Kerry Delicately Attempts to Go Green and Sway Undecideds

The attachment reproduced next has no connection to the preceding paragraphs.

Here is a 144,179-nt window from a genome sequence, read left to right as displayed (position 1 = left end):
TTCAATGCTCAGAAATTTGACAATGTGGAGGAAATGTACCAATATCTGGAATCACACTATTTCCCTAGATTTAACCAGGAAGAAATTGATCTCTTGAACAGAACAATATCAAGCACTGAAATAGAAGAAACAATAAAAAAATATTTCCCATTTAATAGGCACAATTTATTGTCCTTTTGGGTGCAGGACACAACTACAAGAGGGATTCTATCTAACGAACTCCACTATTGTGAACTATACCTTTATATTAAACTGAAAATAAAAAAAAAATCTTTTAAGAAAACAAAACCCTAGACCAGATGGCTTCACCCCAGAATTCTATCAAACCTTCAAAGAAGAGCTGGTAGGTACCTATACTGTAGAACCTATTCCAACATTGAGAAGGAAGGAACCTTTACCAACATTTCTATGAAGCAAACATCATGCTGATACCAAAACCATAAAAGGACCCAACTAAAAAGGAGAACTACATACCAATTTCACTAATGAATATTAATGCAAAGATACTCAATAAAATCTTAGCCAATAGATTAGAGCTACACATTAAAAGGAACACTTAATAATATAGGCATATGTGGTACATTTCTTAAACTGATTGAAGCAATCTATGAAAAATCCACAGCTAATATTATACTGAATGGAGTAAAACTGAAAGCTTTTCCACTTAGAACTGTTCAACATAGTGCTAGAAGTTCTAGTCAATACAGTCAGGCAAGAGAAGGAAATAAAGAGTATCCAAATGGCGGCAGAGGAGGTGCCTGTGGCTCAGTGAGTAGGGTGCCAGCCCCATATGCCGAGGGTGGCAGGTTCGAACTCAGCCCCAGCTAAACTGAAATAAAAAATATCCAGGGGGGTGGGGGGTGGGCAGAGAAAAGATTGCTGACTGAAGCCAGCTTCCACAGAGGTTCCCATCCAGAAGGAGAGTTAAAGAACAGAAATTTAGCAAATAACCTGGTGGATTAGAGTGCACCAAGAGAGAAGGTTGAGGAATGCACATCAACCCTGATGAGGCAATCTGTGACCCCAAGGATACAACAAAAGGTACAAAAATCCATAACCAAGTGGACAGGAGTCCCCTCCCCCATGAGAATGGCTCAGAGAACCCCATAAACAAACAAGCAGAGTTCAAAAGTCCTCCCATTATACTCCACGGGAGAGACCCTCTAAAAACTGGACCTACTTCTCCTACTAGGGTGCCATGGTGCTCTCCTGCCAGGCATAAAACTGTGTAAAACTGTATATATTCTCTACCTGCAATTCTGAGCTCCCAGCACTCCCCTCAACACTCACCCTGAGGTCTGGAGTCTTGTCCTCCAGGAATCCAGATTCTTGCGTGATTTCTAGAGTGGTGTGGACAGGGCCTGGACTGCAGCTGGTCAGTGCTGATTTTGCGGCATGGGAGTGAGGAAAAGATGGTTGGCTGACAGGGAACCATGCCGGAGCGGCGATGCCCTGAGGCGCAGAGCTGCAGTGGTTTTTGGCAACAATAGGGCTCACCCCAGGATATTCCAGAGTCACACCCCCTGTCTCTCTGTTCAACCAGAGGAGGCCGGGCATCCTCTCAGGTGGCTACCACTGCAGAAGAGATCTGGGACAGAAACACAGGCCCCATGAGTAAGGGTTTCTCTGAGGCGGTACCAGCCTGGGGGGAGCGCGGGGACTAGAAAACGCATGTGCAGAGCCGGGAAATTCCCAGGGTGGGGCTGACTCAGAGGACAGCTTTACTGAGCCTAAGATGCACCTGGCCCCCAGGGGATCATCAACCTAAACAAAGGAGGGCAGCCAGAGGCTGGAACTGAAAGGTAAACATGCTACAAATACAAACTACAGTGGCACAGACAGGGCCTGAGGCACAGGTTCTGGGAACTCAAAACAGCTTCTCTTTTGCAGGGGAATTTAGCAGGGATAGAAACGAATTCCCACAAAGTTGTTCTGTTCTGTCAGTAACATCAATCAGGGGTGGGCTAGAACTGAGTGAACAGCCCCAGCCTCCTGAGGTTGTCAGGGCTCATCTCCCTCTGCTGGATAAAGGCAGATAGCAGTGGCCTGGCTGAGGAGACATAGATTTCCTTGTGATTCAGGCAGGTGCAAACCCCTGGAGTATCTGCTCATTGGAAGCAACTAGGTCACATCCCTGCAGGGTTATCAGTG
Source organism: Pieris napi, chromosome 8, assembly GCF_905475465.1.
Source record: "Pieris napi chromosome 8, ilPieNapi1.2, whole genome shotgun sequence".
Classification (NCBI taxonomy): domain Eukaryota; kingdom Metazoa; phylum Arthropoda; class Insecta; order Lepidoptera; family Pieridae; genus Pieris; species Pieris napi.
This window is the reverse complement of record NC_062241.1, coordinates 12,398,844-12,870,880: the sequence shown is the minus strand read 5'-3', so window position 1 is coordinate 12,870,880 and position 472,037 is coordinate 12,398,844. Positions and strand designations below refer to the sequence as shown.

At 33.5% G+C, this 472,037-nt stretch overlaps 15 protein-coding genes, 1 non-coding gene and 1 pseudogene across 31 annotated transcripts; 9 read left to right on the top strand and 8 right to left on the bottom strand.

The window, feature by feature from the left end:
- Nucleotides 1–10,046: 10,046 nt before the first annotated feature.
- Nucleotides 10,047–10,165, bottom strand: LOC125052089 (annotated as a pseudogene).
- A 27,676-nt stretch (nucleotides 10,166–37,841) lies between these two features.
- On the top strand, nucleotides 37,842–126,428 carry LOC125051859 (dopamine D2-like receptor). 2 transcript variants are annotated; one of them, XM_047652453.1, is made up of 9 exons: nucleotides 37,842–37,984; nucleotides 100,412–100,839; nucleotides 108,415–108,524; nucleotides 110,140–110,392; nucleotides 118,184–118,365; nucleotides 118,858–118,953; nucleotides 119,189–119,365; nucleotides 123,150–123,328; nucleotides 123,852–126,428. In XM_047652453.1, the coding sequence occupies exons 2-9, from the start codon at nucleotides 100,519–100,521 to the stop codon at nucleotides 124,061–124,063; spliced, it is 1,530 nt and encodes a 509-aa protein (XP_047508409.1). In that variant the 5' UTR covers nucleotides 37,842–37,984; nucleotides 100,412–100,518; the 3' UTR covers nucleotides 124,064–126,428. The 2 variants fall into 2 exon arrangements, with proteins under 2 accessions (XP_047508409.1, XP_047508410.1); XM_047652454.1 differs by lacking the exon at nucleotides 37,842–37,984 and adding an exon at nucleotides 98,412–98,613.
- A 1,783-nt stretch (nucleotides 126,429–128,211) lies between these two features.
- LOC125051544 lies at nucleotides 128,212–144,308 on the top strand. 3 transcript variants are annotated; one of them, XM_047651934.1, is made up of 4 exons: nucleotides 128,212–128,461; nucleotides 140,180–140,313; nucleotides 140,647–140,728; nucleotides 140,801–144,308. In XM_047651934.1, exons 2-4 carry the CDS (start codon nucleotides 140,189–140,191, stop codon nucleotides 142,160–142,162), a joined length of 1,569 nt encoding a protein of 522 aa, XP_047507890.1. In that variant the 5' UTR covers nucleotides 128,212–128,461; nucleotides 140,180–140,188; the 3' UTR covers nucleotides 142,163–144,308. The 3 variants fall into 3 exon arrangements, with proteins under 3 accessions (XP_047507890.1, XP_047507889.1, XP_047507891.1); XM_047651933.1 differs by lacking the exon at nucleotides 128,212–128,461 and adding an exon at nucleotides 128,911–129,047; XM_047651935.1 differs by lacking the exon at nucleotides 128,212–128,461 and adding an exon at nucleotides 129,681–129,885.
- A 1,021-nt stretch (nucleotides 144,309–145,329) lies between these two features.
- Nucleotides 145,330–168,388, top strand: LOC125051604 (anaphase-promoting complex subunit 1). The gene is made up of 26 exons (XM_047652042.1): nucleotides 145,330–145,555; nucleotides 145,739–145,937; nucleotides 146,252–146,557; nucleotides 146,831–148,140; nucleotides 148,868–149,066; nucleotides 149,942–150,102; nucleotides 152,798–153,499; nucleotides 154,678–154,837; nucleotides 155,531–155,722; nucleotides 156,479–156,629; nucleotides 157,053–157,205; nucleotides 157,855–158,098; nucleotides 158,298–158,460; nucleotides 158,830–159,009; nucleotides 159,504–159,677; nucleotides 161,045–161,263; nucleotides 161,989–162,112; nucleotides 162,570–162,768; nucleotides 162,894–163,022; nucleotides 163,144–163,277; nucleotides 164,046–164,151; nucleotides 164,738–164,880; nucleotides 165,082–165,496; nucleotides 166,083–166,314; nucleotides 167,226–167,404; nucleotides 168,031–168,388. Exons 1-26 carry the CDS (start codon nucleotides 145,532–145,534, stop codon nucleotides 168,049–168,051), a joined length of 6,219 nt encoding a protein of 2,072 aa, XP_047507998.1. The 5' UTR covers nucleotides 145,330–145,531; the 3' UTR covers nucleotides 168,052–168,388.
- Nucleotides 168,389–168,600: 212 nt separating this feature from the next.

The environment rarely ranks high on lists of voters’ concerns, but in a close election, any advantage can be decisive. Thus Kerry’s delicate footwork on green issues. To court the eco-friendly Dem base, he has promised to push for 20 percent of U.S. electricity to come from renewables by 2020 and to cut the government’s own energy use by 20 percent in a decade. But, lest he spook crucial swing voters in manufacturing states like Michigan and Ohio, Kerry is pitching his energy scheme as a job-creation program, tying energy independence to heartland-friendly national-security issues and promising to give “clean coal” — which many enviros call an oxymoron — a central role in the nation’s energy future. If he’s politically adept, Kerry may even be able to snag a few traditionally Republican votes, as many conservationists on the right are furious with Bush. His challenge is captured by dedicated Republican and hunter Lamar Marshall, who says, “I don’t know what to do about this election. I can’t vote for Bush. [Kerry] would be better for the environment, but he’s scary.”